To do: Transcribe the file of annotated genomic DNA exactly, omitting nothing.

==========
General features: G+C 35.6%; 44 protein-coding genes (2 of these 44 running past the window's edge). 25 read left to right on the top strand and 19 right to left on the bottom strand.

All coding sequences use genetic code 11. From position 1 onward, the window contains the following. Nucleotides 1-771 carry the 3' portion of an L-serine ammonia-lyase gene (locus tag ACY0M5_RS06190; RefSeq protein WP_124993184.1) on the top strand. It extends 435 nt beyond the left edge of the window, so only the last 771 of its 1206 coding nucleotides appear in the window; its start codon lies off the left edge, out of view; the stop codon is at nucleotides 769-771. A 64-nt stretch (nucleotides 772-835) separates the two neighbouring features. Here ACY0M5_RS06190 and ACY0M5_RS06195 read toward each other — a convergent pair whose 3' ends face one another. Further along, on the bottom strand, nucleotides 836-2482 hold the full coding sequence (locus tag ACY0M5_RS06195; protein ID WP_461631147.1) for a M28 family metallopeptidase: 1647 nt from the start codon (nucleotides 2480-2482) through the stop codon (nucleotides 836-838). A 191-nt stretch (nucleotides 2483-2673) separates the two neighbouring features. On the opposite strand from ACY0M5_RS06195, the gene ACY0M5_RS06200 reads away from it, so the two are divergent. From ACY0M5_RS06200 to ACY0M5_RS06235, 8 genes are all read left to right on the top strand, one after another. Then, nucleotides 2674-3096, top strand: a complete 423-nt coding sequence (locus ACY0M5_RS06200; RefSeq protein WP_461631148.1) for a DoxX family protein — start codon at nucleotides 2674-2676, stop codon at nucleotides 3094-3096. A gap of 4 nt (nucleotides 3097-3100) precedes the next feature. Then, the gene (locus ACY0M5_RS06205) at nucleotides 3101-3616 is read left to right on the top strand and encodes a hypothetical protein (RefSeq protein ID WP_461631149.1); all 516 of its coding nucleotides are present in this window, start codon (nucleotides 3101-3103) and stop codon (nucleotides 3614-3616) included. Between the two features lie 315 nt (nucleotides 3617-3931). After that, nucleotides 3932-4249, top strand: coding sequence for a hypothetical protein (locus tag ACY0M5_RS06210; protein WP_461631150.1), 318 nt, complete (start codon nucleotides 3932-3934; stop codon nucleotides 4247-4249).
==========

General features: G+C 35.6%; 44 protein-coding genes (2 of these 44 running past the window's edge). 25 read left to right on the top strand and 19 right to left on the bottom strand.

All coding sequences use genetic code 11. From position 1 onward, the window contains the following. Nucleotides 1-771 carry the 3' portion of an L-serine ammonia-lyase gene (locus tag ACY0M5_RS06190; RefSeq protein WP_124993184.1) on the top strand. It extends 435 nt beyond the left edge of the window, so only the last 771 of its 1206 coding nucleotides appear in the window; its start codon lies off the left edge, out of view; the stop codon is at nucleotides 769-771. A 64-nt stretch (nucleotides 772-835) separates the two neighbouring features. Here ACY0M5_RS06190 and ACY0M5_RS06195 read toward each other — a convergent pair whose 3' ends face one another. Further along, on the bottom strand, nucleotides 836-2482 hold the full coding sequence (locus tag ACY0M5_RS06195; protein ID WP_461631147.1) for a M28 family metallopeptidase: 1647 nt from the start codon (nucleotides 2480-2482) through the stop codon (nucleotides 836-838). A 191-nt stretch (nucleotides 2483-2673) separates the two neighbouring features. On the opposite strand from ACY0M5_RS06195, the gene ACY0M5_RS06200 reads away from it, so the two are divergent. From ACY0M5_RS06200 to ACY0M5_RS06235, 8 genes are all read left to right on the top strand, one after another. Then, nucleotides 2674-3096, top strand: a complete 423-nt coding sequence (locus ACY0M5_RS06200; RefSeq protein WP_461631148.1) for a DoxX family protein — start codon at nucleotides 2674-2676, stop codon at nucleotides 3094-3096. A gap of 4 nt (nucleotides 3097-3100) precedes the next feature. Then, the gene (locus ACY0M5_RS06205) at nucleotides 3101-3616 is read left to right on the top strand and encodes a hypothetical protein (RefSeq protein ID WP_461631149.1); all 516 of its coding nucleotides are present in this window, start codon (nucleotides 3101-3103) and stop codon (nucleotides 3614-3616) included. Between the two features lie 315 nt (nucleotides 3617-3931). After that, nucleotides 3932-4249, top strand: coding sequence for a hypothetical protein (locus tag ACY0M5_RS06210; protein WP_461631150.1), 318 nt, complete (start codon nucleotides 3932-3934; stop codon nucleotides 4247-4249).